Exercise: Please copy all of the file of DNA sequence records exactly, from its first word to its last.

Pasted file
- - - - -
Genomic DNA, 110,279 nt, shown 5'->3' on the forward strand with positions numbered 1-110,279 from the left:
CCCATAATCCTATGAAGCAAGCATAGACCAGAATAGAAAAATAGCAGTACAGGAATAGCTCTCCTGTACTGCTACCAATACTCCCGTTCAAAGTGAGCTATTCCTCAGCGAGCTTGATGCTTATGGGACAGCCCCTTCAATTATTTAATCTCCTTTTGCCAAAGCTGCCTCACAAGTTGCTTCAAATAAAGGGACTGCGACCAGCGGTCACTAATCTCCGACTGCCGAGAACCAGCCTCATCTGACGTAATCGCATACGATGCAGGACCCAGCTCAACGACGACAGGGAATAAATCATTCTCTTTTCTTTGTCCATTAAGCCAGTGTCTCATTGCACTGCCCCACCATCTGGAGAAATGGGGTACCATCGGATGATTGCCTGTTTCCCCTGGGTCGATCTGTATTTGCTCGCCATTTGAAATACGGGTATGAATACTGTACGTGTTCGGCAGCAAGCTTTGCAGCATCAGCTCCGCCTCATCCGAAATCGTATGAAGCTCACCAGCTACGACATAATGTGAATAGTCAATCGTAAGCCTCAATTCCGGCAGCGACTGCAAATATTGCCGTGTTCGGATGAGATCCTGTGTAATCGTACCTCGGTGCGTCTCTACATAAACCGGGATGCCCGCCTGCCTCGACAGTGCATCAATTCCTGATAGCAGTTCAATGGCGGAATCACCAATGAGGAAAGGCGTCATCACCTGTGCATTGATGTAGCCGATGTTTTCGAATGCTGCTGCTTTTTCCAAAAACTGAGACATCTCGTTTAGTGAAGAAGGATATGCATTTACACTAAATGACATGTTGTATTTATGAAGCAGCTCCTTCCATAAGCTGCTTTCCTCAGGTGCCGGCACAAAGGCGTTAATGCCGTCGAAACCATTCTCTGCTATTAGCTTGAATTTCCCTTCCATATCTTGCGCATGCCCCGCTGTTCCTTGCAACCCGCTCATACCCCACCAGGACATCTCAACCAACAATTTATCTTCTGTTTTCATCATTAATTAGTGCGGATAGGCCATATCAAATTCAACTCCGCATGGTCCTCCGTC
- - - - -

Genomic DNA, 110,279 nt, shown 5'->3' on the forward strand with positions numbered 1-110,279 from the left:
CCCATAATCCTATGAAGCAAGCATAGACCAGAATAGAAAAATAGCAGTACAGGAATAGCTCTCCTGTACTGCTACCAATACTCCCGTTCAAAGTGAGCTATTCCTCAGCGAGCTTGATGCTTATGGGACAGCCCCTTCAATTATTTAATCTCCTTTTGCCAAAGCTGCCTCACAAGTTGCTTCAAATAAAGGGACTGCGACCAGCGGTCACTAATCTCCGACTGCCGAGAACCAGCCTCATCTGACGTAATCGCATACGATGCAGGACCCAGCTCAACGACGACAGGGAATAAATCATTCTCTTTTCTTTGTCCATTAAGCCAGTGTCTCATTGCACTGCCCCACCATCTGGAGAAATGGGGTACCATCGGATGATTGCCTGTTTCCCCTGGGTCGATCTGTATTTGCTCGCCATTTGAAATACGGGTATGAATACTGTACGTGTTCGGCAGCAAGCTTTGCAGCATCAGCTCCGCCTCATCCGAAATCGTATGAAGCTCACCAGCTACGACATAATGTGAATAGTCAATCGTAAGCCTCAATTCCGGCAGCGACTGCAAATATTGCCGTGTTCGGATGAGATCCTGTGTAATCGTACCTCGGTGCGTCTCTACATAAACCGGGATGCCCGCCTGCCTCGACAGTGCATCAATTCCTGATAGCAGTTCAATGGCGGAATCACCAATGAGGAAAGGCGTCATCACCTGTGCATTGATGTAGCCGATGTTTTCGAATGCTGCTGCTTTTTCCAAAAACTGAGACATCTCGTTTAGTGAAGAAGGATATGCATTTACACTAAATGACATGTTGTATTTATGAAGCAGCTCCTTCCATAAGCTGCTTTCCTCAGGTGCCGGCACAAAGGCGTTAATGCCGTCGAAACCATTCTCTGCTATTAGCTTGAATTTCCCTTCCATATCTTGCGCATGCCCCGCTGTTCCTTGCAACCCGCTCATACCCCACCAGGACATCTCAACCAACAATTTATCTTCTGTTTTCATCATTAATTAGTGCGGATAGGCCATATCAAATTCAACTCCGCATGGTCCTCCGTC